Special Report

EPA inventory opens generators to scrutiny, especially if they burn coal.

Hazardous emissions are one thing. Damaging publicity is something else-especially in the point-and-click world of Internet access.

In the coming year, the fuels that utilities choose to generate electricity will fall under a stronger media microscope. That's when coal- and oil-fired electricity generators must begin reporting information about their accumulated releases of toxic chemicals for 1998.

Ready for CO2 Allowances? U.S. Passes on Emissions Cap, Kyoto or No

FOILING EXPECTATIONS OF BOTH SUPPORTERS AND detractors, the Clinton Administration's proposed electric restructuring legislation offered no new policy on carbon-dioxide emissions, such as a cap-and-trade program similar to that already in place for sulfur dioxide.

But don't breath a sigh of relief. The debate has only begun.

Many observers see the Administration's tactics on CO2 as an obvious attempt to sidestep a highly sensitive political issue. They appear to agree that at some point the Administration must confront CO2 emissions.

Green Electricity: It's in the Eye of the Beholder

SOME PEOPLE WANT TO KNOW WHAT "GREEN POWER" means (em and, by extension, "environmentally friendly." Does that mean low emissions, including nuclear energy? Is renewable energy automatically green? Should the simple fact of compliance with all standards imposed by the Environmental Protection Agency afford the right to advertise power generation as green?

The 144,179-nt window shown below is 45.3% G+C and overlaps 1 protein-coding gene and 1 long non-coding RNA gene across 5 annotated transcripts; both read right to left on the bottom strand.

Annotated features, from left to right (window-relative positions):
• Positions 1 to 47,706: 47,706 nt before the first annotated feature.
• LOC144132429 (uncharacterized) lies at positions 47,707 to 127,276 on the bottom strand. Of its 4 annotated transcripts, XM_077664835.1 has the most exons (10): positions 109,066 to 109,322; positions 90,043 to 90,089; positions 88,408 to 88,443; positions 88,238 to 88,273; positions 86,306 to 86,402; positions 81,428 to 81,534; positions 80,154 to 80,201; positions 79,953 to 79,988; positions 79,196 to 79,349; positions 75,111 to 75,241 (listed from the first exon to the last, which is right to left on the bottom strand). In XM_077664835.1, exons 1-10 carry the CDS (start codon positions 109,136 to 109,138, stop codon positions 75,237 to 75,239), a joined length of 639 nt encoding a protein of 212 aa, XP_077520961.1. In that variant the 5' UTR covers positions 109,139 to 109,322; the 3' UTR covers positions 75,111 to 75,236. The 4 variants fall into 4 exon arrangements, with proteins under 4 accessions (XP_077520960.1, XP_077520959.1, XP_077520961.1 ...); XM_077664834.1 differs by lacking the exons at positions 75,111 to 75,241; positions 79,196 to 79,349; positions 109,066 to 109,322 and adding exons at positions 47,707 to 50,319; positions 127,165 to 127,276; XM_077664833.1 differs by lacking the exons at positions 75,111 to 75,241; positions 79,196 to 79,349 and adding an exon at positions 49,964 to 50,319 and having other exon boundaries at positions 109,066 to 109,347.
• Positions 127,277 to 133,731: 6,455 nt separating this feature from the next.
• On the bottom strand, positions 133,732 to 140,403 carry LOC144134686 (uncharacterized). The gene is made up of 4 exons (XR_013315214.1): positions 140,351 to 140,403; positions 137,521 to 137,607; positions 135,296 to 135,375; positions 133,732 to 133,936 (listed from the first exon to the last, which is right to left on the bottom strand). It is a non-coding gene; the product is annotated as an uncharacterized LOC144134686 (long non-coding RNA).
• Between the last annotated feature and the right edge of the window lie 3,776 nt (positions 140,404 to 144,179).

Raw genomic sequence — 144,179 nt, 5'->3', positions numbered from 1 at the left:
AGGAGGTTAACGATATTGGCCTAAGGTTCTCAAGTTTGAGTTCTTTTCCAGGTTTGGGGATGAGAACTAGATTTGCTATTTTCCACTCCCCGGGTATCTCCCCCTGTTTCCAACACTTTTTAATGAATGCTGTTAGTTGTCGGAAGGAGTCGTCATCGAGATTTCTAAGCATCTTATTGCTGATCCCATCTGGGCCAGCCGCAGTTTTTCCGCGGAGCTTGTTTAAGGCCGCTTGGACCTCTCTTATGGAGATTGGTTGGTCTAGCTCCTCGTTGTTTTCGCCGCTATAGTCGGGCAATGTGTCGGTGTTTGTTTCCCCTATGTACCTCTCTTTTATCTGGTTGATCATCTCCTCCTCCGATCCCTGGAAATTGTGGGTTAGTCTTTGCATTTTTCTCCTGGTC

Consumers, agencies and state and federal officials want truth in advertising. Proponents of alternative generation claim consumers are willing to pay more for cleaner, greener energy.

Looking Back on SO2 Trading: What's Good for the Environment Is Good for the Market

The overwhelming impression is one of growth (em in volume and in the number of participants.

The early 1990s was an anxious period for advocates of emissions trading. Concerns about whether the sulfur dioxide allowance market would ever develop tempered the heady success of the first national emissions trading program implemented by the Environmental Protection Agency under the Clean Air Act Amendments of 1990, Title IV. These concerns were heightened when in May 1992, Wisconsin Power & Light traded 10,000 allowances to the Tennessee Valley Authority.

International Opportunities

Competition in electricity is part of a general trend toward deregulation (em from airlines to stock markets (em that characterized economic evolution in much of the western world during the 1980s. The move to liberalize electricity in some countries has been spurred on by the disenchantment of politicians and large customers with the traditional monopolistic arrangements. Monopoly not only prevented customer choice, but was increasingly seen as inefficient and paternalistic.